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Pope arrives in Lebanon with message of peace

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BEIRUT — Pope Benedict XVI arrived in Lebanon on Friday and urged peace at a time of great turmoil in the Middle East, saying the import of weapons to Syria during the country's civil war is a "grave sin."

The three-day visit comes as war rages in neighboring Syria and in the aftermath of a mob attack that killed several Americans in Libya, including the U.S. ambassador.

"I have come to Lebanon as a pilgrim of peace," the pope said upon his arrival in Beirut. "As a friend of God and as a friend of men."

Earlier, speaking to reporters aboard his plane, the pope called for an end to weapons imports to Syria and called them a sin. Syria's rebels have appealed for weapons shipments to help them fight the regime.

He also praised the Arab Spring uprisings, which have ousted four long-time dictators.

"It is the desire for more democracy, for more freedom, for more cooperation and for a renewed Arab identity," the pope said.

The pontiff was welcomed by top leaders including the Lebanese president, prime minister and parliament speaker as well as Christian and Muslim religious leaders. Cannons fired a 21-shots salute for the pope.

Lebanese authorities are enacting stringent security measures, suspending weapons permits except for politicians' bodyguards and confining the visit to central Lebanon and the northern Christian areas.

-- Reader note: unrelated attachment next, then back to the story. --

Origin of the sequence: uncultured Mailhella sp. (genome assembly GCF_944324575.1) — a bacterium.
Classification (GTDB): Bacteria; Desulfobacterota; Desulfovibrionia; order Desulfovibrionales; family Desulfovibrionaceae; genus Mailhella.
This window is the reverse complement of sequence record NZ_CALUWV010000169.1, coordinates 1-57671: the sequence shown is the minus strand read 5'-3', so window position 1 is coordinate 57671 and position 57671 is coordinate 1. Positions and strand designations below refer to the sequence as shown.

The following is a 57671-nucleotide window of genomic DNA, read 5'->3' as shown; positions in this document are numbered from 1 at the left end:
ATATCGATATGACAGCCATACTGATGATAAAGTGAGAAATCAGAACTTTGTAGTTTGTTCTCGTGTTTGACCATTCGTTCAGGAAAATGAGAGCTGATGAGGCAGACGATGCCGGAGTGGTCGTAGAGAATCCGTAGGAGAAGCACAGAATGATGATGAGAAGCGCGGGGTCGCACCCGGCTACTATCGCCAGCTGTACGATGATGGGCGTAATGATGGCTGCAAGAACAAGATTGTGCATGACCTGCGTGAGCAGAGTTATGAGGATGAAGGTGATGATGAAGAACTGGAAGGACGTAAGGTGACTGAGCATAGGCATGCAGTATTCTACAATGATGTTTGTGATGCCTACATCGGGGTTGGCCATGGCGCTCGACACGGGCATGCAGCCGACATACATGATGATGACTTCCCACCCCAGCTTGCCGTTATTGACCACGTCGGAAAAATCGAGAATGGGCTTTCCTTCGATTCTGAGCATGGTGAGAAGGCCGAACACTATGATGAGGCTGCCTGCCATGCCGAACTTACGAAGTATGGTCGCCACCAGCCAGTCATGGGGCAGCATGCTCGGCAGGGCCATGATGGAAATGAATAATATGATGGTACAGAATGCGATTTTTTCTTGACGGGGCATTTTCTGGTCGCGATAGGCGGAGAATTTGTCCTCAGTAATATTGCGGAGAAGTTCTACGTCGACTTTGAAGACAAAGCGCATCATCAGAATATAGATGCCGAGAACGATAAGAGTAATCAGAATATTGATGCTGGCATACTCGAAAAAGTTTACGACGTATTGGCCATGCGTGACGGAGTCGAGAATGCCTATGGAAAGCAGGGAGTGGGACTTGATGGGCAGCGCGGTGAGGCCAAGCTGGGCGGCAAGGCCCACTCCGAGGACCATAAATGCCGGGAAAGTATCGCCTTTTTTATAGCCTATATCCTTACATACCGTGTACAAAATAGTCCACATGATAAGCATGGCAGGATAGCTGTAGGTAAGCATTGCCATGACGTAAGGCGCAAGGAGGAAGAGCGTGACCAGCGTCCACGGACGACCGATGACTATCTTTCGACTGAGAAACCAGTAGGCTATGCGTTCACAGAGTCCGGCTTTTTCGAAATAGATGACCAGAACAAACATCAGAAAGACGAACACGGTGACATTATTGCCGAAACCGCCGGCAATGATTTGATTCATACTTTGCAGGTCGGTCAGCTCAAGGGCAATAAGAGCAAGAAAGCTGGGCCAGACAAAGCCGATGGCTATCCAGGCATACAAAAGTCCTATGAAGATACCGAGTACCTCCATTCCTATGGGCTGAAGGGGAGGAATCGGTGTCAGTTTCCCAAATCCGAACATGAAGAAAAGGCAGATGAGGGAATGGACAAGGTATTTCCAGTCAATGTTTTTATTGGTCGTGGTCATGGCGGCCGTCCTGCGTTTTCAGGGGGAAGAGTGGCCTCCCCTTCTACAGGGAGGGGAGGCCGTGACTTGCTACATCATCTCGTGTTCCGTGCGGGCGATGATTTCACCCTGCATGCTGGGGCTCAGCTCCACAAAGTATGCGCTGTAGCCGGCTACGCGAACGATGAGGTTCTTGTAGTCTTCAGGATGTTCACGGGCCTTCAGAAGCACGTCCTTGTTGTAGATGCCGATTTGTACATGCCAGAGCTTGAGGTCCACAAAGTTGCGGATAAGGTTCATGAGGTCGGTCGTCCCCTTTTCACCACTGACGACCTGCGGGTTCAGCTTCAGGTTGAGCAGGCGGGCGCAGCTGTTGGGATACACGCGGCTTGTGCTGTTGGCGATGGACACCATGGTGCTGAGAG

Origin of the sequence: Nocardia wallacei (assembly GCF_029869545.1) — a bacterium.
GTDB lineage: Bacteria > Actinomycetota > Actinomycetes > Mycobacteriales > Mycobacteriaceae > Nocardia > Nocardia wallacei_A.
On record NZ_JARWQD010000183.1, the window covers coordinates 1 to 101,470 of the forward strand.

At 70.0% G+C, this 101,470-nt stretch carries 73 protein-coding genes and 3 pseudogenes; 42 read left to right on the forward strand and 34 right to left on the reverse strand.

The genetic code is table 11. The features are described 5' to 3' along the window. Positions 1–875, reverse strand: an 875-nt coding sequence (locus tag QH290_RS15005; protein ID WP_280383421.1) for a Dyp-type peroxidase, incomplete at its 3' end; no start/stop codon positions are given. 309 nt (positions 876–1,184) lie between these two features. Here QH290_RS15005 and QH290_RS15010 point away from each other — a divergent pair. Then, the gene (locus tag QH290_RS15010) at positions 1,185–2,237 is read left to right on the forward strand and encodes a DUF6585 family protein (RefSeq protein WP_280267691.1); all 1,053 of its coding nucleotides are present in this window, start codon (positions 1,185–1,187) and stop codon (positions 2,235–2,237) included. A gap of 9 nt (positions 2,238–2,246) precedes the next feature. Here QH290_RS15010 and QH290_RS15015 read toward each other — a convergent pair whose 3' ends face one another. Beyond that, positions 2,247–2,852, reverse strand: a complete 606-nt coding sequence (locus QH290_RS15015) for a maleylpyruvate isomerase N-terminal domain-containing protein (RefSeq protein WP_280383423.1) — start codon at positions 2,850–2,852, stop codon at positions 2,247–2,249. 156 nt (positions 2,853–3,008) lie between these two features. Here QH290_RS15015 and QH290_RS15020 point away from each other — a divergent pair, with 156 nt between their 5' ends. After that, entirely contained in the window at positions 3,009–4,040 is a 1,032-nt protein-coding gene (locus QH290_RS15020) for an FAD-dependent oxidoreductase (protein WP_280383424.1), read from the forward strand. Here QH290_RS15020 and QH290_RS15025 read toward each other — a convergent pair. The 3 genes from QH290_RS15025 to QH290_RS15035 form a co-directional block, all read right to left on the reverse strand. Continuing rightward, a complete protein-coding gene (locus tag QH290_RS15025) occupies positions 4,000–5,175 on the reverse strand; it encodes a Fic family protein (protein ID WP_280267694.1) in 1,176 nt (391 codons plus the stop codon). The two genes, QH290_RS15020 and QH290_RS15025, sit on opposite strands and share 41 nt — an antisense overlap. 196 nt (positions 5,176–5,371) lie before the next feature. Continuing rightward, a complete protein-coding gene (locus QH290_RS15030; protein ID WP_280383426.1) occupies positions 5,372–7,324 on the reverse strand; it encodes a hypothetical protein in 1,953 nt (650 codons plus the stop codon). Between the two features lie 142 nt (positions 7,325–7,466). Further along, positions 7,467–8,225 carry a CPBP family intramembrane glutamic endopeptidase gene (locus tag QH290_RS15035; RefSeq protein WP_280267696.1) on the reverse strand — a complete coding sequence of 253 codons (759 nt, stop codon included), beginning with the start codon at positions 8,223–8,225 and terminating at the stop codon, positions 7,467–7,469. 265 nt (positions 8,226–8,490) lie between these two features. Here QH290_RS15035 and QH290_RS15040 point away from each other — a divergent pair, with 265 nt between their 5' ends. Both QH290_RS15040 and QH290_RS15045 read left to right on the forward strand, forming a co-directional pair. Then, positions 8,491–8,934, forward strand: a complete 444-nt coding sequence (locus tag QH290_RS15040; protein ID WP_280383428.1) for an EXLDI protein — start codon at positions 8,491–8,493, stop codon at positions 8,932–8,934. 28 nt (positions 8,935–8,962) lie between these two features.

The visit brings the pope to the nation with the largest percentage of Christians in the Mideast — nearly 40 percent of Lebanon's 4 million people, with Maronite Catholics the largest sect. Lebanon is the only Arab country with a Christian head of state.

"We are hopeful that your visit to our country will bring good to the Lebanese and the people of this region, including eastern Christians who are rooted in this land," President Michel Suleiman said in a welcoming speech. "We welcome you on a sacred land."

Army and police patrols were stationed along the airport road, which was decorated with Lebanese and Vatican flags as well as posters of the pope and "welcome" signs in different languages.

"Welcome to the land of resistance," read some Arabic banners, signed by Lebanon's militant Hezbollah group.

The pope said he never considered canceling the trip for security reasons, adding that "no one ever advised (me) to renounce this trip and personally, I have never considered this."

The pope denounced religious fundamentalism, calling it "a falsification of religion"

Benedict, the third pope to visit Lebanon after Paul VI in 1964 and John Paul II in 1997, will be addressing concerns by the region's bishops over the plight of Christians in the Middle East. War, political instability and economic hardships have driven thousands from their traditional communities, dating to early Christianity in the Holy Land, Iraq and elsewhere.

"Let me assure you that I pray especially for the many people who suffer in this region," he said upon arrival.